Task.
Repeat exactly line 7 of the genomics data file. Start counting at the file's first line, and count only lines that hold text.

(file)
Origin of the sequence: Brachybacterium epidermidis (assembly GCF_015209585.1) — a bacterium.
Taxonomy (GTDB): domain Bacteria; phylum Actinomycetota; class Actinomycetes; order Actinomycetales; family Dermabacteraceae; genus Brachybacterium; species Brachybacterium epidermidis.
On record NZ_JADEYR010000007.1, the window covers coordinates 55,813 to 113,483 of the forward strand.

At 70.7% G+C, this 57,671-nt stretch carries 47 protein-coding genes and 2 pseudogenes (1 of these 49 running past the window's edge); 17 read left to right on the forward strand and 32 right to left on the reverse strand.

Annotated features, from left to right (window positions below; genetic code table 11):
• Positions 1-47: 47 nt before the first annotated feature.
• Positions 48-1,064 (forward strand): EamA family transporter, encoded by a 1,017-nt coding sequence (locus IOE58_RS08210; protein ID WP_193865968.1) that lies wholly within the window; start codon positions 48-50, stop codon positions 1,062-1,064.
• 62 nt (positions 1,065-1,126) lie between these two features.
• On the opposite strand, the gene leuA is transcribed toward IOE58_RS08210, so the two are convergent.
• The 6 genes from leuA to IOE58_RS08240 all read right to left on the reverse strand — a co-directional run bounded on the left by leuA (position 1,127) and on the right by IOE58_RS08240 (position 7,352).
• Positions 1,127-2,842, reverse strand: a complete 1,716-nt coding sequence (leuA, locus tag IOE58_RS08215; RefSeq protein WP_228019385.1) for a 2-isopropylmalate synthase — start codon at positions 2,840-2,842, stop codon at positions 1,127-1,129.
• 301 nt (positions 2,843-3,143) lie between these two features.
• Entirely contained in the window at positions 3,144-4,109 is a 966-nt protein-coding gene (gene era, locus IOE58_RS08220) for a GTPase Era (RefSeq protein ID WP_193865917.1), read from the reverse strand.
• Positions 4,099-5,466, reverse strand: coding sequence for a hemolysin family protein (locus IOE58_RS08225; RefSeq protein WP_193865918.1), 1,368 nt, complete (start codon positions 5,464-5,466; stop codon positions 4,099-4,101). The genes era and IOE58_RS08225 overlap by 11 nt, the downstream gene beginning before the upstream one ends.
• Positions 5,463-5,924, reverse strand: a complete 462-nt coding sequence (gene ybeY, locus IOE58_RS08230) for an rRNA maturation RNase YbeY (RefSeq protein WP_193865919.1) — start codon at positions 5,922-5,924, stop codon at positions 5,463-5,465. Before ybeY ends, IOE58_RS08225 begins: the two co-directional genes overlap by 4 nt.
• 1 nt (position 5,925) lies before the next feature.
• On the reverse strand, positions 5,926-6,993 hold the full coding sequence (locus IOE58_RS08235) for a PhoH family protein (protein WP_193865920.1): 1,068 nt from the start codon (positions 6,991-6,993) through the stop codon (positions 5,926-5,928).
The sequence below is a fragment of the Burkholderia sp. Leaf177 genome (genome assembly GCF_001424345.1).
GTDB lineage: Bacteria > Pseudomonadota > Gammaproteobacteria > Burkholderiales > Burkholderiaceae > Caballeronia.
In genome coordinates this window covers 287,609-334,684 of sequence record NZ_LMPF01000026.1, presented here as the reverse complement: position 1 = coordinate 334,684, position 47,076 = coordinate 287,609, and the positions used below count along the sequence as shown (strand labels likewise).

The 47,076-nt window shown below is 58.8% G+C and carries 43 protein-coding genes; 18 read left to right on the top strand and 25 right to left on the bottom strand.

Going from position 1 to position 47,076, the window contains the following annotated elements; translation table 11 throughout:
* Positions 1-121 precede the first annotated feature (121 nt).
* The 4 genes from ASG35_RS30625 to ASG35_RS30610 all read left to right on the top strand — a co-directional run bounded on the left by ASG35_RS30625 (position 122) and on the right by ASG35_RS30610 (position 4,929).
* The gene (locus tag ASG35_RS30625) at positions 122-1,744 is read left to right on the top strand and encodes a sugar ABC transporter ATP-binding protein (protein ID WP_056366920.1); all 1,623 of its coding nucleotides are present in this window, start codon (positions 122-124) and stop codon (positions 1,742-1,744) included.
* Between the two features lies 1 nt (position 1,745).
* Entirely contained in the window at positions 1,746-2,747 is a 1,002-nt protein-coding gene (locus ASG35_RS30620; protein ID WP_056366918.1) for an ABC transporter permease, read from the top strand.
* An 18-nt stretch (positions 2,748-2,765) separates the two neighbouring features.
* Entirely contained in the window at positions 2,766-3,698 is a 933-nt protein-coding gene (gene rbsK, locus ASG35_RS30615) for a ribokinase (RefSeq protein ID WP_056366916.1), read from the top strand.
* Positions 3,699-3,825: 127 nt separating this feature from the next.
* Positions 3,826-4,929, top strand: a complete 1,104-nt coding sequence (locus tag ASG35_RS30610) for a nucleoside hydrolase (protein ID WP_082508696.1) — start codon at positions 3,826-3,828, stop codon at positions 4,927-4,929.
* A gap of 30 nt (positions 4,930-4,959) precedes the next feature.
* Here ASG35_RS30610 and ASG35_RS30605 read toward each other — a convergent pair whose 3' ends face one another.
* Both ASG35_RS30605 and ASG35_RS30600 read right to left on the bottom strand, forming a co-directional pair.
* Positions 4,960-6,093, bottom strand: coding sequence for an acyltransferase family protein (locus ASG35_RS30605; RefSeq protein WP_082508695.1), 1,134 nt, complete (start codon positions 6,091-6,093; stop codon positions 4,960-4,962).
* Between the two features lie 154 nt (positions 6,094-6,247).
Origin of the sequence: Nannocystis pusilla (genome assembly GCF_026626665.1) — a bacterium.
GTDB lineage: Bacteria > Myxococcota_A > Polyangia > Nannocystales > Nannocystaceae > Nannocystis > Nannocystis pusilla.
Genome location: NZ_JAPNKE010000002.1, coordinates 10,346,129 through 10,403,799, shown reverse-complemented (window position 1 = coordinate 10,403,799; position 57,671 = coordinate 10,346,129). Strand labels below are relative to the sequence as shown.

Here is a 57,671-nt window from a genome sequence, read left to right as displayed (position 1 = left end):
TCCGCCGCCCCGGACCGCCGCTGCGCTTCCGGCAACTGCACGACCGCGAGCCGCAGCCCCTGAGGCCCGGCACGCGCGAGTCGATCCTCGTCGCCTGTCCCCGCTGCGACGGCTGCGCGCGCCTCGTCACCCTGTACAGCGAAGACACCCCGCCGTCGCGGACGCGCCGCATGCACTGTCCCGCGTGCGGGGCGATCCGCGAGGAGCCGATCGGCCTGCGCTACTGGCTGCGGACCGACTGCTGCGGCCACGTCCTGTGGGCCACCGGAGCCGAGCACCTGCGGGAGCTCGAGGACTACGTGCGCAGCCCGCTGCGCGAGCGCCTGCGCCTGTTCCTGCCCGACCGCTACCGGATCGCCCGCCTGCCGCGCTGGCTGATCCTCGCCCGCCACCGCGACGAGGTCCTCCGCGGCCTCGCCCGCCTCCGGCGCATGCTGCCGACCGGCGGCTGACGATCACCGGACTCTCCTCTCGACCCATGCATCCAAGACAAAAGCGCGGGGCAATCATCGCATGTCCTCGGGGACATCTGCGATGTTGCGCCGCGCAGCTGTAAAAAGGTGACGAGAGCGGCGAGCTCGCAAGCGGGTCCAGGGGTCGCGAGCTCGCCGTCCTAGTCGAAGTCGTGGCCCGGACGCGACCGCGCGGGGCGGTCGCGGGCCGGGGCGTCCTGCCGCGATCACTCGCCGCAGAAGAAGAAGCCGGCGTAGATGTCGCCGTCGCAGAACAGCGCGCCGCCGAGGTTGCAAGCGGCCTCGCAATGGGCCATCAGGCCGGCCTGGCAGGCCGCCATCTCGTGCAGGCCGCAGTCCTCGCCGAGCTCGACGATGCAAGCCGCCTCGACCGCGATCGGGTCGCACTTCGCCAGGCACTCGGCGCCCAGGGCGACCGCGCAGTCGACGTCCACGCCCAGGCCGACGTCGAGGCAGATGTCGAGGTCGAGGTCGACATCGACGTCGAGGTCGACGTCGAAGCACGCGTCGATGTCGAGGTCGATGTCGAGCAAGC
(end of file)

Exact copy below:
• Positions 48-1,064 (forward strand): EamA family transporter, encoded by a 1,017-nt coding sequence (locus IOE58_RS08210; protein ID WP_193865968.1) that lies wholly within the window; start codon positions 48-50, stop codon positions 1,062-1,064.